Strategic tips to start and grow your ideal social work private practice


Webinar Presenters

Charlene Richard, B.S.W, M.S.W., RCSW


Charlene Richard is a clinical social worker in Calgary, Alberta. She has been working with adults in addictions and mental health since 2005 and providing workshops since 2008. She has presented nationally and internationally on trauma-informed compassion fatigue resilience and trauma-informed practice. Charlene left full-time public mental health in the summer of 2018 to focus on supporting individuals and organizations with workshops and consulting. In the Fall of 2018 she won two business awards for her private practice, Caring Safely, and has since created the program Private Practice Bliss™ to teach others how to build a successful private practice. She is also teaching at the Faculty of Social Work, University of Calgary and is the author of 20 Quick Strategies to Help Patients and Clients Manage Stress, which was published in 2015.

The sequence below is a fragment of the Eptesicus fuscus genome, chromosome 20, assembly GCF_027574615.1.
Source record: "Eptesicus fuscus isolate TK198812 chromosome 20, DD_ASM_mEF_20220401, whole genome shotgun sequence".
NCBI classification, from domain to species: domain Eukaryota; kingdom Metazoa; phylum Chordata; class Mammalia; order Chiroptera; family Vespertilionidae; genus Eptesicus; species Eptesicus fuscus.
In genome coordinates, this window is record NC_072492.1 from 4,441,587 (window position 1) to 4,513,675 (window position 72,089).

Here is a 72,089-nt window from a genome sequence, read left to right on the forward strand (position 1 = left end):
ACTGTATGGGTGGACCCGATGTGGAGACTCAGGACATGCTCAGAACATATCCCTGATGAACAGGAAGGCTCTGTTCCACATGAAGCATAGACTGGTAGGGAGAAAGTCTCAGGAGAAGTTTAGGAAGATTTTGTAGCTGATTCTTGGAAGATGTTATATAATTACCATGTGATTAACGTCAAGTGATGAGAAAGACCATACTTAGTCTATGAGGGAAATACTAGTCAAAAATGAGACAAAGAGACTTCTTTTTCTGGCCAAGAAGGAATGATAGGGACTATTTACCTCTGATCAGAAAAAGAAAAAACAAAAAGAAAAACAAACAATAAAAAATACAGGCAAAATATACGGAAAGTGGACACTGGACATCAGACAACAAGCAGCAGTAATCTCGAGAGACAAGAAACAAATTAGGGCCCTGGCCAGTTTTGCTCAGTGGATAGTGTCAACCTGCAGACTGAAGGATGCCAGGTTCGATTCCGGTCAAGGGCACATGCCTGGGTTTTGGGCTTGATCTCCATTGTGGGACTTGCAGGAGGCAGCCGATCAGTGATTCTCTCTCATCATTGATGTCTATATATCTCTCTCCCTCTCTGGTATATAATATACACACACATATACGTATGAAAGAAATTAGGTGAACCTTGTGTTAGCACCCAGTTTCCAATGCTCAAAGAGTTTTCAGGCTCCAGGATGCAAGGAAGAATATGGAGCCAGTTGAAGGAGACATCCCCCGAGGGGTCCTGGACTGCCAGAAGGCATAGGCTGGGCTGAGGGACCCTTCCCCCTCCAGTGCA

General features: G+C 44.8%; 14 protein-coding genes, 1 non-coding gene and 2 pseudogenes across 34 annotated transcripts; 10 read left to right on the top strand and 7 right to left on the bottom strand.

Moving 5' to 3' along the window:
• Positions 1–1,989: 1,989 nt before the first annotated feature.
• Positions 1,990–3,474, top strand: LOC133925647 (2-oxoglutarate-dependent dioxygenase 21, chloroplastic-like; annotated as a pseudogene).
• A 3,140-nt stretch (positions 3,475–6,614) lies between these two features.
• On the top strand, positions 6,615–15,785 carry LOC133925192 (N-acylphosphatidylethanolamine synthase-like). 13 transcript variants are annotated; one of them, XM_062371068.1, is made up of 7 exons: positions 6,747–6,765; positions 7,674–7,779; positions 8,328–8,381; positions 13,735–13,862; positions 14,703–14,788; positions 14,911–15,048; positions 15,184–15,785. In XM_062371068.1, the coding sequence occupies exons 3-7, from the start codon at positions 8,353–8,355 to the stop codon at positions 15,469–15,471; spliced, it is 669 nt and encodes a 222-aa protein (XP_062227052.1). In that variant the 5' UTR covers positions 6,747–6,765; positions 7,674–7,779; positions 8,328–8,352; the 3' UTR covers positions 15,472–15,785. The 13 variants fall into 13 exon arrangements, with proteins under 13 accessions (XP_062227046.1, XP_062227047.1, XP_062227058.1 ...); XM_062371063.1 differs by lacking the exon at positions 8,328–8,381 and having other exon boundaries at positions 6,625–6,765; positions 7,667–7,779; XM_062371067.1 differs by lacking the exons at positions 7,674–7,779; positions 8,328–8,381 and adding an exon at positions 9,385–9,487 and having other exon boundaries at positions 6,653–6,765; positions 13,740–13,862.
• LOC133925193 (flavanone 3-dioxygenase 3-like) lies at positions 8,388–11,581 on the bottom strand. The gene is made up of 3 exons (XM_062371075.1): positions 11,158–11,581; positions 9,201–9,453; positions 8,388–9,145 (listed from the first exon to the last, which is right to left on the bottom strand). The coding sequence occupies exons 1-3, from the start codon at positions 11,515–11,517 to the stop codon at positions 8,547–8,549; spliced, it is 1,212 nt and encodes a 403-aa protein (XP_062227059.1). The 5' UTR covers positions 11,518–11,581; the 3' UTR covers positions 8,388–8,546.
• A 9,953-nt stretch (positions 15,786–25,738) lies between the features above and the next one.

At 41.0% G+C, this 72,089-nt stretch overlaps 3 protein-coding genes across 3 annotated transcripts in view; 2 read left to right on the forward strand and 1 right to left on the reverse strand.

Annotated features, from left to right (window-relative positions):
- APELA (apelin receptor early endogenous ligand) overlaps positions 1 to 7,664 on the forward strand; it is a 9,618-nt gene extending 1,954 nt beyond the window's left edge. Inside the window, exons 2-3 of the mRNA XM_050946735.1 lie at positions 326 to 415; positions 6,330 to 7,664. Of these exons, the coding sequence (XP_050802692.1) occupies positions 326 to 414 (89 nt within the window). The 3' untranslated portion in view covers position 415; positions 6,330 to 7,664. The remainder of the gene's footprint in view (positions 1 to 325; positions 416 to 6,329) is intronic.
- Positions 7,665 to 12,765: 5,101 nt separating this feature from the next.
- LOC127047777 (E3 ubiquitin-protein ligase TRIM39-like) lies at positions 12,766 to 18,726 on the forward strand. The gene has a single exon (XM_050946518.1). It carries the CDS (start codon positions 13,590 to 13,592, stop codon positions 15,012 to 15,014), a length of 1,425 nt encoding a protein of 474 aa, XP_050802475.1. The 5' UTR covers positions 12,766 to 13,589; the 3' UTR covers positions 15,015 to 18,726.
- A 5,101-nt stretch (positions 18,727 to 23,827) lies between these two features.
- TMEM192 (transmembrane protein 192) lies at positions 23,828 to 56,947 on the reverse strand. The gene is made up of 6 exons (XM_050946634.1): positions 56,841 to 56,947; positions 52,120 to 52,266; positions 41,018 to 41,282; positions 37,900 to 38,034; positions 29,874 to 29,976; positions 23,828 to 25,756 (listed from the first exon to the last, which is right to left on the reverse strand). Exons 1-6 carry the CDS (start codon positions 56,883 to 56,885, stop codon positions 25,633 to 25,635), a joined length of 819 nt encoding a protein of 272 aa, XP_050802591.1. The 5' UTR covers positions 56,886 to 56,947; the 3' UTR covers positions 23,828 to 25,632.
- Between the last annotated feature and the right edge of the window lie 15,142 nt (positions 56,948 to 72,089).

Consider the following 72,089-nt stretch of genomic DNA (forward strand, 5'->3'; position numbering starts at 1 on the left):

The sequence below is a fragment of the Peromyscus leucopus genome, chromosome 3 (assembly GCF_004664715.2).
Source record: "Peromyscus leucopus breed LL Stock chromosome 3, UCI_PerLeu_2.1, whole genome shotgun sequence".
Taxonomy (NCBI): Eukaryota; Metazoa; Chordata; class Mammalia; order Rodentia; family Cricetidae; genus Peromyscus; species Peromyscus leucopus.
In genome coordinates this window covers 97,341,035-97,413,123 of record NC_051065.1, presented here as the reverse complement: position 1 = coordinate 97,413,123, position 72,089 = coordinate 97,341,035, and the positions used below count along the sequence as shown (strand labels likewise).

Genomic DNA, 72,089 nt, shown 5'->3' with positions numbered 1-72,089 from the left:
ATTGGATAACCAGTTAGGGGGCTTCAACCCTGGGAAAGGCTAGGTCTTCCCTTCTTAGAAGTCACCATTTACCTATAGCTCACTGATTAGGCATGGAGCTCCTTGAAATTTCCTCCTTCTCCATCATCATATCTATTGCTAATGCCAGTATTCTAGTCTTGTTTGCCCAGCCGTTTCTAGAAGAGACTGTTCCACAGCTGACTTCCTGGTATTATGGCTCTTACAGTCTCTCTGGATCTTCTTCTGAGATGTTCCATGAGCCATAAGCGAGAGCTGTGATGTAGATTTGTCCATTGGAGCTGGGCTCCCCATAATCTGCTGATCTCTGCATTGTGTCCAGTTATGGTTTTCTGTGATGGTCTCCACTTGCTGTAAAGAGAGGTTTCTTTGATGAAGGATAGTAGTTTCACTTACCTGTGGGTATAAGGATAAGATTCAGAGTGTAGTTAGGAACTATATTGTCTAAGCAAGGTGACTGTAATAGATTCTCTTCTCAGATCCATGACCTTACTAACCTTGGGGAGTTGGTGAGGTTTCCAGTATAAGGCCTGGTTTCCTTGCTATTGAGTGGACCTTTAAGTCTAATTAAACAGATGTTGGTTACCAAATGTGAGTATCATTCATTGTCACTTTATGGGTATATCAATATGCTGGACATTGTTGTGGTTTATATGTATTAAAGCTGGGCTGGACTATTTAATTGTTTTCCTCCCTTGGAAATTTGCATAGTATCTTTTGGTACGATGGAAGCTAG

If you dream of having a private practice that lets you help people while giving you the freedom to choose your own hours, location, client issues, case load and specialization, you’re not alone! All of these factors contribute to compassion satisfaction and can help you live in alignment with your values. Unfortunately, many social workers struggle to start or grow a successful private practice because they were never taught basic business concepts and strategic ways to build a practice (most business training programs don’t fit well for private practice).  The webinar will review practical steps to start or grow your practice and how to overcome four common barriers most social workers experience.


In this webinar, you will learn:

  • What to consider before starting a private practice
  • Five practical things you need to do when starting a practice
  • Three ways to charge for your services
  • Supervision and support for practitioners
  • The pros and cons of working through insurance providers
  • How to overcome four common barriers most social workers experince